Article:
On this darkest of days in Europe it doesn’t really feel appropriate to be posting about my nonsense books, but a number of people have worked very hard to make this happen and I’m keen for folk to hear this new release. The audiobook version of AUTUMN: INFERNO – narrated by the awesome AUBREY PARSONS – is now available from Audible, Amazon, and Apple.
The book is also available in print and as an eBook – links below. You can get hold of signed copies (and there are a few of the limited edition hardcover still available) from www.infectedbooks.co.uk.
As some of you will know, I like to give away copies when new audiobooks are released. I have a limited number of download codes (UK and USA only, I’m afraid) for AUTUMN: INFERNO and a number of other books. Use the form below to make your request (*terms and conditions apply).
Terms and Conditions:
You can request promo codes for some of the above titles using this form. All I ask in return is that you review the book(s) you listen to and/or tell your friends. Thanks in advance!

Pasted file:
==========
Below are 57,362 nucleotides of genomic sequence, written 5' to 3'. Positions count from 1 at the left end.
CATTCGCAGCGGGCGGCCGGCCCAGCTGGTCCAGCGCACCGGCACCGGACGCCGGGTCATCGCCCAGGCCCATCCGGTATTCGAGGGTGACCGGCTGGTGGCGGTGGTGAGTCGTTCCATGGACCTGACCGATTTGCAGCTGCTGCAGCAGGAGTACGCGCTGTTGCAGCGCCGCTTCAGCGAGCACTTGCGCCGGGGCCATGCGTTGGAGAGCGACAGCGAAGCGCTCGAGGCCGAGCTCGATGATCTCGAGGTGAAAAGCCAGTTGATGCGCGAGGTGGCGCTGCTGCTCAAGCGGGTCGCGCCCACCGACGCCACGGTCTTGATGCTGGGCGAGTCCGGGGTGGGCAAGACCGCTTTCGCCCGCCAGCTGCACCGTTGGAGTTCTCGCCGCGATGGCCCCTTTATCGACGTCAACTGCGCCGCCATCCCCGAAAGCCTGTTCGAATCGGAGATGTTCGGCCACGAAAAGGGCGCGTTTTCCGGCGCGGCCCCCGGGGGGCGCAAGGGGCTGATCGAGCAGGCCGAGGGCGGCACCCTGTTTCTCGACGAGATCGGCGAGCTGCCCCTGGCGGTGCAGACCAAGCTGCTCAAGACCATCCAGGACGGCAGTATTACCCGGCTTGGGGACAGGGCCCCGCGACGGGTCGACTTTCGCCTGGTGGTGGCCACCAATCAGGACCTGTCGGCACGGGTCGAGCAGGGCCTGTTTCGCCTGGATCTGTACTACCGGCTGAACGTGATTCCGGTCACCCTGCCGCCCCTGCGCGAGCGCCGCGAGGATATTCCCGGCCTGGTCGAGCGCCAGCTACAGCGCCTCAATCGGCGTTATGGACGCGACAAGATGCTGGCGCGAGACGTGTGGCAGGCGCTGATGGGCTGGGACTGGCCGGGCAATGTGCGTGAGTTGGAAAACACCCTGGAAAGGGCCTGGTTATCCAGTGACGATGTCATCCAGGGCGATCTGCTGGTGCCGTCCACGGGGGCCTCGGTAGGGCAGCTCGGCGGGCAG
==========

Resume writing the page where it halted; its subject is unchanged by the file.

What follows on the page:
You can use this form to request any of the books shown above
You can make multiple submissions for multiple books
Numbers of codes available for each books vary and are strictly limited, so some or all of your requests may not be successful
If a particular book of mine is not listed, no codes are currently available
I was away with the missus last week, a lovely break in the sun that had been delayed for a couple of years. It's funny how time compresses and stretches when you're older. Feels like we waiting forever to only be away for what felt like a few minutes...Anyway, I had a post set up about life's ticking clock to appear while we were away. It should have shared here automatically but it didn't. Here it is: ... See MoreSee Less